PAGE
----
Perhaps it's not surprising that music can often serve as a lightning rod for both reasoned debate and borderline psychotic, overly emotional arguments. Music defines who we are, how we perceive both ourselves and others, and shapes the memories we keep in our various addled brains.

Or maybe it's just that, as someone recently said to me, "All you music freaks are batshit crazy."

Tuesday, November 18, 2008

Belle and Sebastian: The BBC Sessions

Belle and Sebastian's latest release, The BBC Sessions, is a collection of, that's right, BBC sessions culled from various radio performances from 1996-2001. Consisting of songs recorded for Mark Radcliffe, Steve Lamacq, and Saint John Peel, it's a solid but oftentimes bland and uninspiring release. Initial copies (for the cool kids, I suppose) also include a bonus disc of a 2001 Christmas concert from Belfast.

Though a couple of the songs included do venture away their album counterparts, the release's biggest drawback is that the majority of songs included are nearly identical to the studio versions, both lyrically and musically. In fact, anyone except the most dedicated and hardcore Belle and Sebastian fans would likely be hard pressed to easily distinguish these radio versions from those released on the band's studio albums.

Of course, most of the songs are good enough to allow the listener to occasionally look past this problem. Opening track "The State I Am In" is a solid start, if only for classic, despicable and selfishly hilarious lines like "My brother had confessed he was gay / It took the heat off me for a while" and "I was moved to kick the crutches from my crippled friend." "Like Dylan In the Movies," "Judy and the Dream of Horses," and "The Stars of Track and Field" - three songs from the band's most successful and obscenely worshiped album, If You're Feeling Sinister -follow, but are also damn near carbon copies of the versions from that indie object of reverence. Singer Stuart Murdoch's vocals and the band's arrangements are a bit like staring at your twin brother: The differences are hard to find without uncomfortably close scrutiny. Though I'm certainly not asking for any type of techno-thrash-pop interpretation of the songs, the performances come across as too staid and predictable.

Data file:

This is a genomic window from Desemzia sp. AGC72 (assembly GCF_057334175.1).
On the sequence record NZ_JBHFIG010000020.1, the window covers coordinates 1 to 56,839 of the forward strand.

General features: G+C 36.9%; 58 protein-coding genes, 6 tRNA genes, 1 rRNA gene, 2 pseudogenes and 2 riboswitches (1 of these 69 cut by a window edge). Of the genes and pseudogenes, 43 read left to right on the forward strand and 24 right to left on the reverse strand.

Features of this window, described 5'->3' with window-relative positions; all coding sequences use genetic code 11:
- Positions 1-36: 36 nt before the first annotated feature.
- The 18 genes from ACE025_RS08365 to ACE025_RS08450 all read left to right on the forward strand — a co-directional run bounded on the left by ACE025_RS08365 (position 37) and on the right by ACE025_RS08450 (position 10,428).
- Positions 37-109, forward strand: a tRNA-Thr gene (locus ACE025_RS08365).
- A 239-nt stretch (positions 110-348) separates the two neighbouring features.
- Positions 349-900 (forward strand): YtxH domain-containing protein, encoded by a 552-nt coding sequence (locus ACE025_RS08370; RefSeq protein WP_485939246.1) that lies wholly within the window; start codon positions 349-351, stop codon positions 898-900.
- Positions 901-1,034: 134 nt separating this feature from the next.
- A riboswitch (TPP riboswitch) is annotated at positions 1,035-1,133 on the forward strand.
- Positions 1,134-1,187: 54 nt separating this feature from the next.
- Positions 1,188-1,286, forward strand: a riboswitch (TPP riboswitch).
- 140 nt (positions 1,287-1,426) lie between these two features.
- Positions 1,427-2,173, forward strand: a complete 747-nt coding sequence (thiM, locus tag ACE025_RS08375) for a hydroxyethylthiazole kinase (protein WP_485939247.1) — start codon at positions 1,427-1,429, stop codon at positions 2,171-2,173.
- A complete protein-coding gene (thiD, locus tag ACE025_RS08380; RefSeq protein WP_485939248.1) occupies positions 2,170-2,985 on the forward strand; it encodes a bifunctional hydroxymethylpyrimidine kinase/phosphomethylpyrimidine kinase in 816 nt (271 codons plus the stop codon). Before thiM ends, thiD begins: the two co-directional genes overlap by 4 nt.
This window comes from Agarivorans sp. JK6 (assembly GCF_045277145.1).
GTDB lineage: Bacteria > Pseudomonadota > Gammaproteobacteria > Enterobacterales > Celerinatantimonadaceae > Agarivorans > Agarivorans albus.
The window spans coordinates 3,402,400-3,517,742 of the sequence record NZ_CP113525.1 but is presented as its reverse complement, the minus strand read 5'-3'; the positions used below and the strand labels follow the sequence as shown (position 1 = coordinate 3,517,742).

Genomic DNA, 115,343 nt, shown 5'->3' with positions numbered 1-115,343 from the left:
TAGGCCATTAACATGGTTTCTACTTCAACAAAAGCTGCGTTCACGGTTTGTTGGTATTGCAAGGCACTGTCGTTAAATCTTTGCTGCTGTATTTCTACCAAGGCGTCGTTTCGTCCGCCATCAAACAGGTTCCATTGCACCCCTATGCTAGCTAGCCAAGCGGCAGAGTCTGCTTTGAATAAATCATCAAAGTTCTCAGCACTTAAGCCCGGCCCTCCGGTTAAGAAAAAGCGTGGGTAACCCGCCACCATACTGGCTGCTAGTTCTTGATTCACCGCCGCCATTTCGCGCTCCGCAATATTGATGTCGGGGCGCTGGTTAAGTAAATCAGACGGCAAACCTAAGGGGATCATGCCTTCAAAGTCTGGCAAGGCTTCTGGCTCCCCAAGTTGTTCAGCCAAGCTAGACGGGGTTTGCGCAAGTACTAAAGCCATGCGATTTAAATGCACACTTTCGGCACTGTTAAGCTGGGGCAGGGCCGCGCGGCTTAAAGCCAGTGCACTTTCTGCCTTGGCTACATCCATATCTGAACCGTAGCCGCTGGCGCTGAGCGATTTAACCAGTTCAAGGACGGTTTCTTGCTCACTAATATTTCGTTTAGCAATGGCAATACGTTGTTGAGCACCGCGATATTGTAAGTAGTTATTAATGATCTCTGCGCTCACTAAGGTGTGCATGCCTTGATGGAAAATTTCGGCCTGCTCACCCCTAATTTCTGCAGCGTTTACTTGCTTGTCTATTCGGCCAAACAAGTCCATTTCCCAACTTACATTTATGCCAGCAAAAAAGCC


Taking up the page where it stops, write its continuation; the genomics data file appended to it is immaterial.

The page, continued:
One of the big attractions for the band's most dedicated fans here is the inclusion of four oft-bootlegged tracks recorded for Peel in 2001, with this release marking the first time these songs have been officially available. Each of these songs shows Belle and Sebastian evolving beyond their "signature" sound, with uneven and mixed results. "Shoot the Sexual Athlete" is kinda funky in a meek way, and also contains enough musical references to allow the listener to at least momentarily geek out. "The Magic of a Kind Word" is incredibly poppy and plays like a pastiche of bubblegum pop songs, or, perversely, something from The Brady Bunch or The Partridge Family. The final two previously unreleased songs, "Nothing In the Silence" and "(My Girl's Got) Miraculous Technique," are tedious and somewhat plodding.